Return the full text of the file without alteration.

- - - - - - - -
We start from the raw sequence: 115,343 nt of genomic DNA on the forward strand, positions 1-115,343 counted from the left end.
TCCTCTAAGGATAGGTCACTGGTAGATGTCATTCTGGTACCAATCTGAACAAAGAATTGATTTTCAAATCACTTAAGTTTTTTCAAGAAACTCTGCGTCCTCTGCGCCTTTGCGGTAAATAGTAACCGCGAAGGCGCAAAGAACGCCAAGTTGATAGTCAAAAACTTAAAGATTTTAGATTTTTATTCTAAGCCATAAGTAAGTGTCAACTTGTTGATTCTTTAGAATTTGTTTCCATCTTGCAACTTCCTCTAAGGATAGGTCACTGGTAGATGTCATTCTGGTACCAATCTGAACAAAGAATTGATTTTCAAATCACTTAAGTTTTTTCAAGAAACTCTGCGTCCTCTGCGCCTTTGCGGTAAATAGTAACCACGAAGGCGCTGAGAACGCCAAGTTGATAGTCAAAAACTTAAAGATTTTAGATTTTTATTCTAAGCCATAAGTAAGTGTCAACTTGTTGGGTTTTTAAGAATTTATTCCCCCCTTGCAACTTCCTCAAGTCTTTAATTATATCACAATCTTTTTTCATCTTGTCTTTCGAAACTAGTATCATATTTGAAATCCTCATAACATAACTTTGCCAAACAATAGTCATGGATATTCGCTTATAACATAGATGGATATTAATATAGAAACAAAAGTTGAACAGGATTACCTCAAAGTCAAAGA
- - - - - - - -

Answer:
We start from the raw sequence: 115,343 nt of genomic DNA on the forward strand, positions 1-115,343 counted from the left end.
TCCTCTAAGGATAGGTCACTGGTAGATGTCATTCTGGTACCAATCTGAACAAAGAATTGATTTTCAAATCACTTAAGTTTTTTCAAGAAACTCTGCGTCCTCTGCGCCTTTGCGGTAAATAGTAACCGCGAAGGCGCAAAGAACGCCAAGTTGATAGTCAAAAACTTAAAGATTTTAGATTTTTATTCTAAGCCATAAGTAAGTGTCAACTTGTTGATTCTTTAGAATTTGTTTCCATCTTGCAACTTCCTCTAAGGATAGGTCACTGGTAGATGTCATTCTGGTACCAATCTGAACAAAGAATTGATTTTCAAATCACTTAAGTTTTTTCAAGAAACTCTGCGTCCTCTGCGCCTTTGCGGTAAATAGTAACCACGAAGGCGCTGAGAACGCCAAGTTGATAGTCAAAAACTTAAAGATTTTAGATTTTTATTCTAAGCCATAAGTAAGTGTCAACTTGTTGGGTTTTTAAGAATTTATTCCCCCCTTGCAACTTCCTCAAGTCTTTAATTATATCACAATCTTTTTTCATCTTGTCTTTCGAAACTAGTATCATATTTGAAATCCTCATAACATAACTTTGCCAAACAATAGTCATGGATATTCGCTTATAACATAGATGGATATTAATATAGAAACAAAAGTTGAACAGGATTACCTCAAAGTCAAAGA